Kentucky high school students worried about the math portion of a statewide assessment test have another reason to be stressed.
The Kentucky Department of Education this week announced it will no longer allow students to use calculators that have the algebra software package Zoom Math while taking the ACT Compass test. That test is taken by high school seniors who haven’t met college-readiness benchmarks on the ACT test taken during their junior year.
Northern Kentucky University Math Professor Steve Newman helped lead the charge against Zoom Math, and says students who knew little algebra were able to use the software to get passing grades on the test.
“And that doesn’t mean they know anything about mathematics, know how to solve equations, or do all the kinds of things that colleges require them to know.” Newman told WKU Public Radio.
Newman says he helped lead several experiments at NKU that looked into the impact of Zoom Math on a test-taker’s ability to get the right answer on the ACT Compass test. The Kentucky Department of Education also conducted similar studies.
Cathy Roemer-Garrison is always looking out for innovative ways to teach. She’s an English as a Second Language instructor at Moss Middle School in Warren County.
"I came across on the Internet something about children reading to shelter animals, and that the research showed it was successful at improving reading fluency and building self-esteem, which is a perfect fit for my ELL kids," explained Roemer-Garrison.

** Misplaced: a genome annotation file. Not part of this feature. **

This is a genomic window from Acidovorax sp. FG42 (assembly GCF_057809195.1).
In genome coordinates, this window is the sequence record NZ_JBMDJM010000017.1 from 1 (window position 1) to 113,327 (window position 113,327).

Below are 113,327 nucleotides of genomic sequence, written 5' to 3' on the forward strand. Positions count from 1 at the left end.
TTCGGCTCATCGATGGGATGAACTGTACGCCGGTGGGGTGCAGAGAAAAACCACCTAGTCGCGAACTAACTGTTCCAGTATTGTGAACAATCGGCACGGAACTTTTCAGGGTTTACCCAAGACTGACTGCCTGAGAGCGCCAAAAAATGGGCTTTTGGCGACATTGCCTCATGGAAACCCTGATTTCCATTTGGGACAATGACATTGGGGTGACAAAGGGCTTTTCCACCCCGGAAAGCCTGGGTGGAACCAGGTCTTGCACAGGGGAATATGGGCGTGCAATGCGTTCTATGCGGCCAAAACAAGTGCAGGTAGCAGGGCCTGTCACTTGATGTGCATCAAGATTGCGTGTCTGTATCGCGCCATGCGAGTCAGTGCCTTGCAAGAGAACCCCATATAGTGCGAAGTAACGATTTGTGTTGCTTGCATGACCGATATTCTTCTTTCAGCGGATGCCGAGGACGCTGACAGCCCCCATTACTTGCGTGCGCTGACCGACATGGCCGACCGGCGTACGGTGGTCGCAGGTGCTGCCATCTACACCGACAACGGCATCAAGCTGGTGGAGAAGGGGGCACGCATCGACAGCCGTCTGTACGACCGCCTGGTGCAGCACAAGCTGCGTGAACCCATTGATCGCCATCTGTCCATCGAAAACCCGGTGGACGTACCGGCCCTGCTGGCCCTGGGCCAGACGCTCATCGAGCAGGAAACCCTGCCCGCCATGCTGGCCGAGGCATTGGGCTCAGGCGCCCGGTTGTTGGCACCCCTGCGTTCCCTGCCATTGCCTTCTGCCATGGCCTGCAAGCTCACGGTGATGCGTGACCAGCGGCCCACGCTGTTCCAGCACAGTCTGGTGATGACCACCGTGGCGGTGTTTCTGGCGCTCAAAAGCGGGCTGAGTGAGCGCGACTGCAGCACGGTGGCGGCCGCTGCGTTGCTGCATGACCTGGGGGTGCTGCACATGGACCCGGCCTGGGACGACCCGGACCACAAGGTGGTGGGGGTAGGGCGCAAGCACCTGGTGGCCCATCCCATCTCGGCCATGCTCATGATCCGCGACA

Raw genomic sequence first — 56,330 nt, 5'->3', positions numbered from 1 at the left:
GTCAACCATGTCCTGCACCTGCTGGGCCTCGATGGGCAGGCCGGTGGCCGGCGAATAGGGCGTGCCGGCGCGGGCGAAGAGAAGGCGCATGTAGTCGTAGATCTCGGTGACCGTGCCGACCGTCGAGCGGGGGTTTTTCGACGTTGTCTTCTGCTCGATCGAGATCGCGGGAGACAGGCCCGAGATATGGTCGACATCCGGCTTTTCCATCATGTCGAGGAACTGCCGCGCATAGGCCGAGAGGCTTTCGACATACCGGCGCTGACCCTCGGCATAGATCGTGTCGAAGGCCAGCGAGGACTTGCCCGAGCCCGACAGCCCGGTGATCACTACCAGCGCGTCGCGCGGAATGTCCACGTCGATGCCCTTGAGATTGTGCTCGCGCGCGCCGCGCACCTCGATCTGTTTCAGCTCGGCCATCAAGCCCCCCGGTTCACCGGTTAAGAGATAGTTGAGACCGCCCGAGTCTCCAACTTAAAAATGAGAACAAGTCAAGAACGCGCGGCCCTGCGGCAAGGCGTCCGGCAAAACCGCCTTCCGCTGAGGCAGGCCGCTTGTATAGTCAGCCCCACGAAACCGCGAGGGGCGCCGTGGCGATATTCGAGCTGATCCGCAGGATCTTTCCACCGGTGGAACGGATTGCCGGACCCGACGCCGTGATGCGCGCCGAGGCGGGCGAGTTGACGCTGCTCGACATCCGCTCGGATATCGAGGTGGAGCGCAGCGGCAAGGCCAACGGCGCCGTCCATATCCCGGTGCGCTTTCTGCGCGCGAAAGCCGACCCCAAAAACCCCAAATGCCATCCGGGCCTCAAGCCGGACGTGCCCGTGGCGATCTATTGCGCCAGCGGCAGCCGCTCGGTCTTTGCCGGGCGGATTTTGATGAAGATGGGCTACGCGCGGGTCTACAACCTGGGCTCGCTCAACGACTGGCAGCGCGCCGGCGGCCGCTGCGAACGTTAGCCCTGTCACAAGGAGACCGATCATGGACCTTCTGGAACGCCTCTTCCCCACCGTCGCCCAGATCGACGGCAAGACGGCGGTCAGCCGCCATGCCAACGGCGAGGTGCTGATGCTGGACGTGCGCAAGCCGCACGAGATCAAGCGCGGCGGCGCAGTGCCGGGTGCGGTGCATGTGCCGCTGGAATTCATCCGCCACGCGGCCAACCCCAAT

She took the idea to Principal David Nole, who admits he was skeptical at first.
"I thought, 'How's that going to improve what we're doing?' The more I listened the more I realized she was going about the heart of the reader, and that's just developing the love to read," Nole said.
And so it began. An initiative called Paw Pals: Literacy with Love. Every Wednesday, Roemer-Garrison visits the Bowling Green-Warren County Humane Society with a group of ELL students, or English Language Learners. Most are from war-torn countries, but at the shelter, those memories are overcome with smiles and laughter.
On this visit, a shelter employee brings out eight-week-old long-haired Chihuahuas.
Seventh graders Graciella Ventura of El Salvador, and Soe Meh and Bway Baw both of Thailand, sit in a circle, each holding a puppy and a book. Storytime is about to begin. Ventura has a wide grin as one of the puppies licks her face.
WKU is part of a collaborative effort to increase the number of minority students pursuing degrees in the so-called “STEM” fields.
WKU and eight other higher education institutions in the commonwealth and West Virginia have been awarded a five-year, $ 2.5 million National Science Foundation grant that will primarily focus on undergraduates seeking diplomas in the areas of science, technology, engineering, and mathematics.
WKU’s Associate Vice President for Retention and Student Services, Joelle Davis Carter, says she hopes some of the school’s grant money will be used to create a “summer bridge” program.
“This would be an opportunity for prospective college students to come to campus a little earlier, maybe five weeks earlier, stay on campus, and participate in reiterations of math and science,” she told WKU Public Radio.
Originally published on Thu April 24, 2014 11:51 am
At some schools, the admissions process itself can work against low-income students, according to Georgia Nugent, former president of Kenyon College and a senior fellow at the Council of Independent Colleges.
Nugent says during her tenure at Kenyon, there were low-income students at the bottom of the admissions list who sometimes weren't accepted so the school could make room for more affluent students.
WKU President Gary Ransdell is confident the school will be able to grow its international student body over the next several decades.
But he admits it will become more difficult to do so as countries such as China and India become wealthier and begin to build more of their own universities.